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Old 12-12-2008, 03:56 AM   #1 
acgaslover
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tank size, temp, and other questions

I am new to bettas and have had one for about 2 weeks. Before I found this forum, I apparently didn't do the right kind of research and bought the betta kit in the link below.

Lee's Dual Betta Hex at PETCO

It looks like a half gallon but I'm not sure. I also bought another "designer" betta tank that's about the same size. Anyways, I didn't know they had to be at a certain temp so I didn't get a heater. I'm not sure what the temp is currently but the room temp is 70f. I'm sure the water is colder than that but I have no way to heat it until I get a heater.

One of my problems is that I've recently had money problems and have no money to my name for maybe two weeks. Will the betta get too stressed out in the colder water? If so, is there a way I can keep him comfortable until I can afford a bigger tank and a heater? He does seem really active for being in coldish water. I also caught him blowing a bubble nest so I'm guessing he may not be stressed.

Another question is I just got a new betta and he's currently in the designer tank. I'm going to get a bigger tank for him as well. In the meantime, I noticed that all he does is stay on one side of the tank and flare up his gills and tries to attack the side. I think it's because it's reflective and he's being territorial. I didn't know it was reflective until I put him in it. Is there something I can put on the inside walls that is safe for the fish or should I move him into a vase or something until I get his other tank?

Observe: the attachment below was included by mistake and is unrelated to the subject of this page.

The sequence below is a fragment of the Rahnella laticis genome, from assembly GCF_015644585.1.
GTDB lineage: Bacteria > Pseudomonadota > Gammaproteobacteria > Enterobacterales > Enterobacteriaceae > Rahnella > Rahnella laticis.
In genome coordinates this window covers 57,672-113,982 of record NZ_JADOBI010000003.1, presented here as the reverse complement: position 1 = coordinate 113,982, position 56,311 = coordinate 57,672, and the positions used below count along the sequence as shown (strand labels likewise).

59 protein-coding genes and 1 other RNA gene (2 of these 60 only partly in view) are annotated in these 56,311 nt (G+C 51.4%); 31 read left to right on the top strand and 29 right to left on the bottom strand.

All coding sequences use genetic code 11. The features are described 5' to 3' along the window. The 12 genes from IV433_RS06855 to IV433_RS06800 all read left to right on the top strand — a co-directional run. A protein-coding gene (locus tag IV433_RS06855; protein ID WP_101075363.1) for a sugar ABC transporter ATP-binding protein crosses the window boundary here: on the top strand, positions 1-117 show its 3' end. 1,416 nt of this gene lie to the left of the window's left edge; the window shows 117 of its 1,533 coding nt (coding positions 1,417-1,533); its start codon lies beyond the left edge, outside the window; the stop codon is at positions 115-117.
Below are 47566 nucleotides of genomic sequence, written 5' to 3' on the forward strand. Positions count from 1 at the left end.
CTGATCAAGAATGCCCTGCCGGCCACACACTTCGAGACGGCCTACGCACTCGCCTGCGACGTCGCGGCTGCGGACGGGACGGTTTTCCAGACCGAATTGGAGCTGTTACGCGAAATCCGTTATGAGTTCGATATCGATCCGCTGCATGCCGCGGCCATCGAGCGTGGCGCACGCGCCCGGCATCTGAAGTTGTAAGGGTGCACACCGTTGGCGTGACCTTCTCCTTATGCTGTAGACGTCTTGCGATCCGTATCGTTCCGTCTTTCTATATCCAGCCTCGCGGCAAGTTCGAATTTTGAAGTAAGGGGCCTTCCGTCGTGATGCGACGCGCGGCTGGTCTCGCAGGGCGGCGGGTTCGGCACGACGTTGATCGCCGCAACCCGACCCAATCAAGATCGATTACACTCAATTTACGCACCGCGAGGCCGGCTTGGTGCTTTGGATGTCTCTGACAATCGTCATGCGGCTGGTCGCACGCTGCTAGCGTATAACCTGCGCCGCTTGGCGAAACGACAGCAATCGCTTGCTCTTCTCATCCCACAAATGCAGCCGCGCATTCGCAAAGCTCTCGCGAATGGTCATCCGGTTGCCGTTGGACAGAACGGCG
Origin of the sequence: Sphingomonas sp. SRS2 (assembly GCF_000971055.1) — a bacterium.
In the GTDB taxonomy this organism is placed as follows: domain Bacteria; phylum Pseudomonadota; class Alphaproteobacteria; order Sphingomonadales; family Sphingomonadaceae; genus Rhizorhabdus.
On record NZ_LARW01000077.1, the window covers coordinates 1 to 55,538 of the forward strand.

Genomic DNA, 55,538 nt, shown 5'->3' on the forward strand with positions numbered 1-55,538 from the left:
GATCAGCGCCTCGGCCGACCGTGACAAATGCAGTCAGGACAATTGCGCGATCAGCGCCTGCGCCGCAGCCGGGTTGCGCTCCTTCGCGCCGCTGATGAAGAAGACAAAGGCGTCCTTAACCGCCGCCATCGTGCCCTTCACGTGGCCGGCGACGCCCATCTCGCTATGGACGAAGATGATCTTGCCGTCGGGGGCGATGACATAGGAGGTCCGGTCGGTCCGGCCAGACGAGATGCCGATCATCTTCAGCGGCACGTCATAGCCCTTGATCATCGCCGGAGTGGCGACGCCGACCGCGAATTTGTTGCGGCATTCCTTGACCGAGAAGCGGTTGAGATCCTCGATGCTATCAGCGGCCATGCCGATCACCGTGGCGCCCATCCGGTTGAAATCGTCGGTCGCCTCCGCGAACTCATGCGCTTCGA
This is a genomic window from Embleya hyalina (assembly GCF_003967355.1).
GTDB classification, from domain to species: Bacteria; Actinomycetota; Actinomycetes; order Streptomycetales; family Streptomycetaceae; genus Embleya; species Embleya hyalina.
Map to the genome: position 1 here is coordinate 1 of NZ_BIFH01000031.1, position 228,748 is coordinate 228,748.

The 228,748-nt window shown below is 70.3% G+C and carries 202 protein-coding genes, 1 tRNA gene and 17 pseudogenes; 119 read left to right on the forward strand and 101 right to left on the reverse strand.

Along the lines of the above question, if he's attacking his own reflection, would it be a bad idea to get a 10 gallon tank and put a separater in it or are there some that aren't see through? Should I just get 2 2.5 or 5 gallon tanks then?
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Old 12-12-2008, 06:49 AM   #2 
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A desk lamp placed over the bettas tank may provide some heat until finances permit you to purcase a heater. I would ,were it me, purchase a ten gal tank with divider. you could house two bettas comfortably . Read up on cycling an aquarium if you go for the ten gal. smaller tanks, bowls, etc require more frequent maint to ensure the bettas health. IMHO
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Old 12-12-2008, 08:34 PM   #3 
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OK. So my grandma decided to buy all the stuff I needed except for a test kit. I got a ten gallon, an Elite Hush10 Power Filter with an adjustable water flow, a stainless steel thermometer, and an Elite submersible20 100W heater. Tomorrow, I'm going to work (Petco) and going to look for two hiding spots and silk plants because the ones I have are plastic. Do I need a test kit, because my grandma said she won't buy any more stuff for my "dang fish"?

I'm now ready to start the cycle. I'm just really confused with how to do it. I did a search and all I can find is how it works, not what exactly I'm supposed to do.

I'm not supposed to cycle it with the fish right? Because like I said in my first post, the boys currently don't have a heater.
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Old 12-14-2008, 08:13 AM   #4